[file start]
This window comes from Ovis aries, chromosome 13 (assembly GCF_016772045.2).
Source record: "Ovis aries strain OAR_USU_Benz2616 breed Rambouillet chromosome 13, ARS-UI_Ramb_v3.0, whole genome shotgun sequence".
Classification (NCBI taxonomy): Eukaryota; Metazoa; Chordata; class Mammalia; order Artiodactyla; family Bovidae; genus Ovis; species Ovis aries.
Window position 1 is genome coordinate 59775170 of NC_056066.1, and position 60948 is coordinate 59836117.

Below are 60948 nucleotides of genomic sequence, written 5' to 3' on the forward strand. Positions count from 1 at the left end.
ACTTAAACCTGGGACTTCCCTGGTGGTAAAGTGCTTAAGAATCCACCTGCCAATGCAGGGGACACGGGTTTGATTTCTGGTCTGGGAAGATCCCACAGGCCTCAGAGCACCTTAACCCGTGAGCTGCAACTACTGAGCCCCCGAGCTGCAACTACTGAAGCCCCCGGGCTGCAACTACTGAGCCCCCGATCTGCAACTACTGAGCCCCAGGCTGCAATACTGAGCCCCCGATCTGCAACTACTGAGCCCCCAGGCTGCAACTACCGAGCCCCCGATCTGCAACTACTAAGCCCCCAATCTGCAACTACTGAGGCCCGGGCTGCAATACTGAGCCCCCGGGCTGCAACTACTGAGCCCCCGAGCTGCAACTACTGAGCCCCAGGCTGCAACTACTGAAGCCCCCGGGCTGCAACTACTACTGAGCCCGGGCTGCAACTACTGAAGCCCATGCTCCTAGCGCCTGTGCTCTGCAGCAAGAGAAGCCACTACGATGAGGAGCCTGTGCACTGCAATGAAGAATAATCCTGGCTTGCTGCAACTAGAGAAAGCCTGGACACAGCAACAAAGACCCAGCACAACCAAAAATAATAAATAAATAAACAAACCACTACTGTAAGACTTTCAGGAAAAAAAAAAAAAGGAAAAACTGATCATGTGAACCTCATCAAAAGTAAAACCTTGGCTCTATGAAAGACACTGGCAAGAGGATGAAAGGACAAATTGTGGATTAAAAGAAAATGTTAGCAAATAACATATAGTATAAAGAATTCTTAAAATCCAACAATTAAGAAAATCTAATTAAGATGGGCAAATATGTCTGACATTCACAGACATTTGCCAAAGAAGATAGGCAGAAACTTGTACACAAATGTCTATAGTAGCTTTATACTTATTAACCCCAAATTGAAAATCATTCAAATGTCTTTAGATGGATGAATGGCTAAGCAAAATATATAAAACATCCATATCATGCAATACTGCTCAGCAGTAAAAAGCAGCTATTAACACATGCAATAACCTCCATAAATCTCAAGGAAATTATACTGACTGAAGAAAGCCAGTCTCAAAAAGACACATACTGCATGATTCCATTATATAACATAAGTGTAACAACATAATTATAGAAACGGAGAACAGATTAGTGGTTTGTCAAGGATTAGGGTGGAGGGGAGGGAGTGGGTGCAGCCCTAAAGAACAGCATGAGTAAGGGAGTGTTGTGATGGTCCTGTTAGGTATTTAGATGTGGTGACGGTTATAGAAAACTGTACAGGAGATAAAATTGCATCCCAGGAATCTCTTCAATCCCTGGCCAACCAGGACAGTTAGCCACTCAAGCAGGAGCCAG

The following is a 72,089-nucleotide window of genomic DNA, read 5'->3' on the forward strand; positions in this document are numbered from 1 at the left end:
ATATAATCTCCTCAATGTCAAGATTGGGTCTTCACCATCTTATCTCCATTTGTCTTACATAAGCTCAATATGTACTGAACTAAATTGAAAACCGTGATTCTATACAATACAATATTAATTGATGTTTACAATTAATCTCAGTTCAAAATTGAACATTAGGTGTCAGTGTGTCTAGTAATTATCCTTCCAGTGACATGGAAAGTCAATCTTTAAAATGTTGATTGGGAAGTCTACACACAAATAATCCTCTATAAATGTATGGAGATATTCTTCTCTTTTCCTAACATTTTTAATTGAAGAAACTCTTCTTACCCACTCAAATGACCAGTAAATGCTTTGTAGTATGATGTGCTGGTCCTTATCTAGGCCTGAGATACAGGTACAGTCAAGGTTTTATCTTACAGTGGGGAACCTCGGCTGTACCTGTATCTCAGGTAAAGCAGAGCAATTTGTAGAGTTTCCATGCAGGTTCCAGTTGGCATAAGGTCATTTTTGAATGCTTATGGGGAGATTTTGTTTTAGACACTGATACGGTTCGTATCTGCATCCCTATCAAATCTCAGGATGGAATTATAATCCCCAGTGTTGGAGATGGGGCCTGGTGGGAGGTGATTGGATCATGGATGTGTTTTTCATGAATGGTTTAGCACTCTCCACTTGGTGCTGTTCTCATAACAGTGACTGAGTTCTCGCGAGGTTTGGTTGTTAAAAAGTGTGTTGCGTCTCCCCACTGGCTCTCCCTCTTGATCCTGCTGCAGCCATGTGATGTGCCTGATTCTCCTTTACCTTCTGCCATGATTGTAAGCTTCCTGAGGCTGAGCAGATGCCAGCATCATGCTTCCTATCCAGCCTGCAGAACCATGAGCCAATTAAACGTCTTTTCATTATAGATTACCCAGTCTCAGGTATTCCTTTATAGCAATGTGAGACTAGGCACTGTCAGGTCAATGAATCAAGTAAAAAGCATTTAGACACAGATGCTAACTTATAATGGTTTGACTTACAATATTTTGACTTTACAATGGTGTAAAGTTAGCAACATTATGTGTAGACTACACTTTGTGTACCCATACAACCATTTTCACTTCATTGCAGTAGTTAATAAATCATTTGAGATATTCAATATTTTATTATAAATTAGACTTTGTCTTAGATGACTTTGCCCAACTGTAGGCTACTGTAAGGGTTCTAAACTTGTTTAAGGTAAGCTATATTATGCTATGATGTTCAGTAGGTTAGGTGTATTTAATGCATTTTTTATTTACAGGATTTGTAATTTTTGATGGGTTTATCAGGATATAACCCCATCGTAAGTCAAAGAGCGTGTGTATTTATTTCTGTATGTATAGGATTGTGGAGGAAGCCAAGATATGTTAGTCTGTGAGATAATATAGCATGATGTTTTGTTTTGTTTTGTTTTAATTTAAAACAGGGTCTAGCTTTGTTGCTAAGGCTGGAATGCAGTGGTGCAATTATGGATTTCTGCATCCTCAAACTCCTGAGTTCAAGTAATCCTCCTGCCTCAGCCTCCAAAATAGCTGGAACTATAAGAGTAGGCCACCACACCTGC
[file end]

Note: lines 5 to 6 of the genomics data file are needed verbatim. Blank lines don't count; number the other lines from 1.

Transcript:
Below are 60948 nucleotides of genomic sequence, written 5' to 3' on the forward strand. Positions count from 1 at the left end.
ACTTAAACCTGGGACTTCCCTGGTGGTAAAGTGCTTAAGAATCCACCTGCCAATGCAGGGGACACGGGTTTGATTTCTGGTCTGGGAAGATCCCACAGGCCTCAGAGCACCTTAACCCGTGAGCTGCAACTACTGAGCCCCCGAGCTGCAACTACTGAAGCCCCCGGGCTGCAACTACTGAGCCCCCGATCTGCAACTACTGAGCCCCAGGCTGCAATACTGAGCCCCCGATCTGCAACTACTGAGCCCCCAGGCTGCAACTACCGAGCCCCCGATCTGCAACTACTAAGCCCCCAATCTGCAACTACTGAGGCCCGGGCTGCAATACTGAGCCCCCGGGCTGCAACTACTGAGCCCCCGAGCTGCAACTACTGAGCCCCAGGCTGCAACTACTGAAGCCCCCGGGCTGCAACTACTACTGAGCCCGGGCTGCAACTACTGAAGCCCATGCTCCTAGCGCCTGTGCTCTGCAGCAAGAGAAGCCACTACGATGAGGAGCCTGTGCACTGCAATGAAGAATAATCCTGGCTTGCTGCAACTAGAGAAAGCCTGGACACAGCAACAAAGACCCAGCACAACCAAAAATAATAAATAAATAAACAAACCACTACTGTAAGACTTTCAGGAAAAAAAAAAAAAGGAAAAACTGATCATGTGAACCTCATCAAAAGTAAAACCTTGGCTCTATGAAAGACACTGGCAAGAGGATGAAAGGACAAATTGTGGATTAAAAGAAAATGTTAGCAAATAACATATAGTATAAAGAATTCTTAAAATCCAACAATTAAGAAAATCTAATTAAGATGGGCAAATATGTCTGACATTCACAGACATTTGCCAAAGAAGATAGGCAGAAACTTGTACACAAATGTCTATAGTAGCTTTATACTTATTAACCCCAAATTGAAAATCATTCAAATGTCTTTAGATGGATGAATGGCTAAGCAAAATATATAAAACATCCATATCATGCAATACTGCTCAGCAGTAAAAAGCAGCTATTAACACATGCAATAACCTCCATAAATCTCAAGGAAATTATACTGACTGAAGAAAGCCAGTCTCAAAAAGACACATACTGCATGATTCCATTATATAACATAAGTGTAACAACATAATTATAGAAACGGAGAACAGATTAGTGGTTTGTCAAGGATTAGGGTGGAGGGGAGGGAGTGGGTGCAGCCCTAAAGAACAGCATGAGTAAGGGAGTGTTGTGATGGTCCTGTTAGGTATTTAGATGTGGTGACGGTTATAGAAAACTGTACAGGAGATAAAATTGCATCCCAGGAATCTCTTCAATCCCTGGCCAACCAGGACAGTTAGCCACTCAAGCAGGAGCCAG